Why You Should Care About Talent Management Systems

Sep 25, 2008
This article is part of a series called News & Trends.

Why should a recruiter care about talent management programs? If you don’t have a good answer, consider this: the talent those systems help a company manage is talent you had a hand in bringing on board.

With the increasing awareness of CEOs and HR executives that quality of hire is part of the evaluation equation for recruiting programs, how those hires are performing is a metric no recruiter can afford to ignore.

“When recruiters can be measured on quality, some recruiters will simply be better than others at bringing in high impact, more productive, and longer tenured employees,” said Dave Lefkow, CEO of consultant talentspark and a veteran recruiter, in an article more than three years ago.

Comprehensive talent management systems do more, of course, than assess and track employee performance. Coupled with succession planning modules, they can make identifying promising internal talent a snap and in doing so encourage internal recruitment. The more sophisticated of these systems can also flag employees who are at risk of leaving, spot talent shortages and replacement gaps, suggest and track training, and lots more.

If your company doesn’t have a talent management system now, it could very soon. The market for these is growing strongly as if in inverse proportion to the U.S. economy. Authoria (profile; site) had a 93 percent growth in bookings for the first half of this year over last. Pleateau, whose recent release of its Plateau Talent Management 5.8 Service Pack 5 prompted this article, reported 2007 revenues that were 58 percent higher than the previous year. The 450 attendees at its user conference last week was the largest turnout in the company’s history.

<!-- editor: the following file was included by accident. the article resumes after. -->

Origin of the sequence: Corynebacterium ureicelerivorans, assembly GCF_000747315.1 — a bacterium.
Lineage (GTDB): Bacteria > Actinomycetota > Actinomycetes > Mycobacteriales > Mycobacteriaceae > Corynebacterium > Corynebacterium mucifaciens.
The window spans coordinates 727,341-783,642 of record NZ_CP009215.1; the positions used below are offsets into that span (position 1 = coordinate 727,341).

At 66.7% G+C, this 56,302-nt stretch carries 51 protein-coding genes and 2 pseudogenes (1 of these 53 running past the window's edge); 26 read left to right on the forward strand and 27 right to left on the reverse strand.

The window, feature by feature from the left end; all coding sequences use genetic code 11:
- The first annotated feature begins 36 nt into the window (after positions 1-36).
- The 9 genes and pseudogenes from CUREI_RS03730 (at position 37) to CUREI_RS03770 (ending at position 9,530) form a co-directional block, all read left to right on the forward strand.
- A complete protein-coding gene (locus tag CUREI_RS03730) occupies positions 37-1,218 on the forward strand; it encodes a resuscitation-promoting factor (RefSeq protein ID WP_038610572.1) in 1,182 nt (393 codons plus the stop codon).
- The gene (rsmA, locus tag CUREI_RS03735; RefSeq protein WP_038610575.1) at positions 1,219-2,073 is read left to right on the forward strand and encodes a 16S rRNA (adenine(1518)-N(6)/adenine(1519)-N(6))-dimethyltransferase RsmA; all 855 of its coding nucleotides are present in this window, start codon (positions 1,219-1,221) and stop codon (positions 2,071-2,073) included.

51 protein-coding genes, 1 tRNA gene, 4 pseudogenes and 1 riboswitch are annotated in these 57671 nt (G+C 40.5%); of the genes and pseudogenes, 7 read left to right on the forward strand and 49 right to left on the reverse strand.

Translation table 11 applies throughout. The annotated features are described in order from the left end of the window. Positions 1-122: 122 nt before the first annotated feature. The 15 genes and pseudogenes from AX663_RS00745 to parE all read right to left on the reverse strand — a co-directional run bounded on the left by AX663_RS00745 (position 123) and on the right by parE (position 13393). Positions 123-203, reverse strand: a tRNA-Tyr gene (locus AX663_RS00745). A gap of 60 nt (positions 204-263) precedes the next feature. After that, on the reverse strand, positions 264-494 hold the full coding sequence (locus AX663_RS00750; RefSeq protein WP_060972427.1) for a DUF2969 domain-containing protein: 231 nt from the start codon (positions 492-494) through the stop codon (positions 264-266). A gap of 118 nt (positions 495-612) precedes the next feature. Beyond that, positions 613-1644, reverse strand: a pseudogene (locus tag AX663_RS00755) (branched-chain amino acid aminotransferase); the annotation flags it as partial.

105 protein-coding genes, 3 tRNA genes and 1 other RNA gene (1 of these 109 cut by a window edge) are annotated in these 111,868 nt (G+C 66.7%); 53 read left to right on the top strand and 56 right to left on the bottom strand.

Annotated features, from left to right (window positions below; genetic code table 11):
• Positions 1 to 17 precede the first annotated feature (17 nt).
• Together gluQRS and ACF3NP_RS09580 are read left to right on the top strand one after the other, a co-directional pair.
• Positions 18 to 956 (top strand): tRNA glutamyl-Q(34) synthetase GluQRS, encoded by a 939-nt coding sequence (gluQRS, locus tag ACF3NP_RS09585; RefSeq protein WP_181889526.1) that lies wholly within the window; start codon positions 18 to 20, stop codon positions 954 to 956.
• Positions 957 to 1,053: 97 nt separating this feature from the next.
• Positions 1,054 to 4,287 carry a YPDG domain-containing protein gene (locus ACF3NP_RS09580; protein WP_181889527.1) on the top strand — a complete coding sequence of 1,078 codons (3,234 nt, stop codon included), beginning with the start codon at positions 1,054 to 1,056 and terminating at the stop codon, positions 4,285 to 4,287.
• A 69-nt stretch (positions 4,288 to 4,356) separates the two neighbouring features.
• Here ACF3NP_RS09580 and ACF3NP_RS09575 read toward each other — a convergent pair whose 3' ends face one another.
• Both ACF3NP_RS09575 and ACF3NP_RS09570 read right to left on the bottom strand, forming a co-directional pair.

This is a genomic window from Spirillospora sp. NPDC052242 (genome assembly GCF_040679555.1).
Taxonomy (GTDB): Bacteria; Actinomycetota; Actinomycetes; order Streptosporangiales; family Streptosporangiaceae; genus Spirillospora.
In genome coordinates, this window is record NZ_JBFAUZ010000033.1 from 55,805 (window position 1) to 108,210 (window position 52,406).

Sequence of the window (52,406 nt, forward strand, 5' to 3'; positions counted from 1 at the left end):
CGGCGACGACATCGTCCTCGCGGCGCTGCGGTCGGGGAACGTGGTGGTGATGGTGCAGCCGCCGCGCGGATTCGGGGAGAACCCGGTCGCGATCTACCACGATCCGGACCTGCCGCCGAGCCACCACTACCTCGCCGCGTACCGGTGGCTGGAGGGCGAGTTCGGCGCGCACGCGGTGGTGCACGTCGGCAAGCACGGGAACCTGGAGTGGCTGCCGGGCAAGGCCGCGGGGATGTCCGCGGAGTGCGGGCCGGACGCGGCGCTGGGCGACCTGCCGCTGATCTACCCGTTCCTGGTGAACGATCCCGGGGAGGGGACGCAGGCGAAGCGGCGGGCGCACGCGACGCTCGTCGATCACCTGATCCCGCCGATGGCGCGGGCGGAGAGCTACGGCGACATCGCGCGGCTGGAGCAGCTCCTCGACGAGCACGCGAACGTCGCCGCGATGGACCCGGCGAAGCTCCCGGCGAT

During a demo of the new release Frank Leff, Plateau’s Pre-Sales Product Consultant, observed that companies can easily assign fields to individual employee profiles, identifying such things as source of hire, recruiter who had the req, and whatever else might be useful. He, and Dennis Gullotti, Director of Product Marketing, showed how easily a recruiter could find in-house talent before having to go outside the company.

But as we watched the demo unfold, we saw how easy it would be to identify the recruiters whose hires were making the biggest impact. Plateau’s competency comparison, intended to identify potential successors and assist with skills gap analysis, could also be used as a quality-of-hire metric.

Is that happening? Absolutely, Gullotti told us. People are “coming out of the talent management silo,” he said. As systems like Plateau’s are increasingly linked to other enterprise software, “We,” he said, meaning HR as a whole, “are connecting the recruiting silo to the performance silo to the other systems.”

That’s closing the feedback loop that will inevitably make quality of hire as important and common a metric to be weighed as time and cost to hire are now.

This article is part of a series called News & Trends.